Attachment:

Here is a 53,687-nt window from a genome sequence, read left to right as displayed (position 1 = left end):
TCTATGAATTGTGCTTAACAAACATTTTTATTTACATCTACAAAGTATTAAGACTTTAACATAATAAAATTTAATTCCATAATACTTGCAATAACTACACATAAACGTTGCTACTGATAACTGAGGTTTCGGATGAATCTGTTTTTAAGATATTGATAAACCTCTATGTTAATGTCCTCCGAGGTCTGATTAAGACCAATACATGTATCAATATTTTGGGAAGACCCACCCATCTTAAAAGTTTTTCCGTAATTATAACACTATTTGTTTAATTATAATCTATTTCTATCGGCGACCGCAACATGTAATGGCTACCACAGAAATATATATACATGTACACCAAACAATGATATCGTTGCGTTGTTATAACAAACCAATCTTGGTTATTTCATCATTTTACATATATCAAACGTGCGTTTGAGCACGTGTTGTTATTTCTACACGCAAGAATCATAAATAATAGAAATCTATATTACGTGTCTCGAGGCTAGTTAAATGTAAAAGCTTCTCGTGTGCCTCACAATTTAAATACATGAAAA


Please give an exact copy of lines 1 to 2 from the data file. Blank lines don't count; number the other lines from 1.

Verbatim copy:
Here is a 53,687-nt window from a genome sequence, read left to right as displayed (position 1 = left end):
TCTATGAATTGTGCTTAACAAACATTTTTATTTACATCTACAAAGTATTAAGACTTTAACATAATAAAATTTAATTCCATAATACTTGCAATAACTACACATAAACGTTGCTACTGATAACTGAGGTTTCGGATGAATCTGTTTTTAAGATATTGATAAACCTCTATGTTAATGTCCTCCGAGGTCTGATTAAGACCAATACATGTATCAATATTTTGGGAAGACCCACCCATCTTAAAAGTTTTTCCGTAATTATAACACTATTTGTTTAATTATAATCTATTTCTATCGGCGACCGCAACATGTAATGGCTACCACAGAAATATATATACATGTACACCAAACAATGATATCGTTGCGTTGTTATAACAAACCAATCTTGGTTATTTCATCATTTTACATATATCAAACGTGCGTTTGAGCACGTGTTGTTATTTCTACACGCAAGAATCATAAATAATAGAAATCTATATTACGTGTCTCGAGGCTAGTTAAATGTAAAAGCTTCTCGTGTGCCTCACAATTTAAATACATGAAAA